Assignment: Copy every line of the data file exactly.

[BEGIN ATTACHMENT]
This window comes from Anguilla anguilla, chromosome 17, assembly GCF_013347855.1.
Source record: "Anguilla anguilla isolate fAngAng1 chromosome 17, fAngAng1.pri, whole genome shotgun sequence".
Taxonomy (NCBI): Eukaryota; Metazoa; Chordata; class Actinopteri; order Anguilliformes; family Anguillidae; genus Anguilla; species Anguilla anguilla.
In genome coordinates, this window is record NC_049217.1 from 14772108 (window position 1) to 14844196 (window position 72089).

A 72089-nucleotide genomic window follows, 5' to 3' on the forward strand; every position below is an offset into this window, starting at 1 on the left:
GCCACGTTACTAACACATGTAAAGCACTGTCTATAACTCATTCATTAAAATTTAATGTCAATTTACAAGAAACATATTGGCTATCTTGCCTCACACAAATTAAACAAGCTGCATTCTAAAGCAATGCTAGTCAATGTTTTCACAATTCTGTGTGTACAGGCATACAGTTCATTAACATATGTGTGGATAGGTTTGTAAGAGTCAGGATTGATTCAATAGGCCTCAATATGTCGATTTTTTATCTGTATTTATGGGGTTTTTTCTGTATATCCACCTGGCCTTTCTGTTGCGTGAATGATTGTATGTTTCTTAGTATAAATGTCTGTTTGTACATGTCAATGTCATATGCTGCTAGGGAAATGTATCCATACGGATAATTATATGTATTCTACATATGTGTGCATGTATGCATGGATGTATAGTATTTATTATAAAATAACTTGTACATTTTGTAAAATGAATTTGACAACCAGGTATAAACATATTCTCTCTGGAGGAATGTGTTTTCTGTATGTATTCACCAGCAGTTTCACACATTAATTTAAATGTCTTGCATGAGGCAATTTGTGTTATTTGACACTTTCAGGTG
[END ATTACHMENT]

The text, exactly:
This window comes from Anguilla anguilla, chromosome 17, assembly GCF_013347855.1.
Source record: "Anguilla anguilla isolate fAngAng1 chromosome 17, fAngAng1.pri, whole genome shotgun sequence".
Taxonomy (NCBI): Eukaryota; Metazoa; Chordata; class Actinopteri; order Anguilliformes; family Anguillidae; genus Anguilla; species Anguilla anguilla.
In genome coordinates, this window is record NC_049217.1 from 14772108 (window position 1) to 14844196 (window position 72089).

A 72089-nucleotide genomic window follows, 5' to 3' on the forward strand; every position below is an offset into this window, starting at 1 on the left:
GCCACGTTACTAACACATGTAAAGCACTGTCTATAACTCATTCATTAAAATTTAATGTCAATTTACAAGAAACATATTGGCTATCTTGCCTCACACAAATTAAACAAGCTGCATTCTAAAGCAATGCTAGTCAATGTTTTCACAATTCTGTGTGTACAGGCATACAGTTCATTAACATATGTGTGGATAGGTTTGTAAGAGTCAGGATTGATTCAATAGGCCTCAATATGTCGATTTTTTATCTGTATTTATGGGGTTTTTTCTGTATATCCACCTGGCCTTTCTGTTGCGTGAATGATTGTATGTTTCTTAGTATAAATGTCTGTTTGTACATGTCAATGTCATATGCTGCTAGGGAAATGTATCCATACGGATAATTATATGTATTCTACATATGTGTGCATGTATGCATGGATGTATAGTATTTATTATAAAATAACTTGTACATTTTGTAAAATGAATTTGACAACCAGGTATAAACATATTCTCTCTGGAGGAATGTGTTTTCTGTATGTATTCACCAGCAGTTTCACACATTAATTTAAATGTCTTGCATGAGGCAATTTGTGTTATTTGACACTTTCAGGTG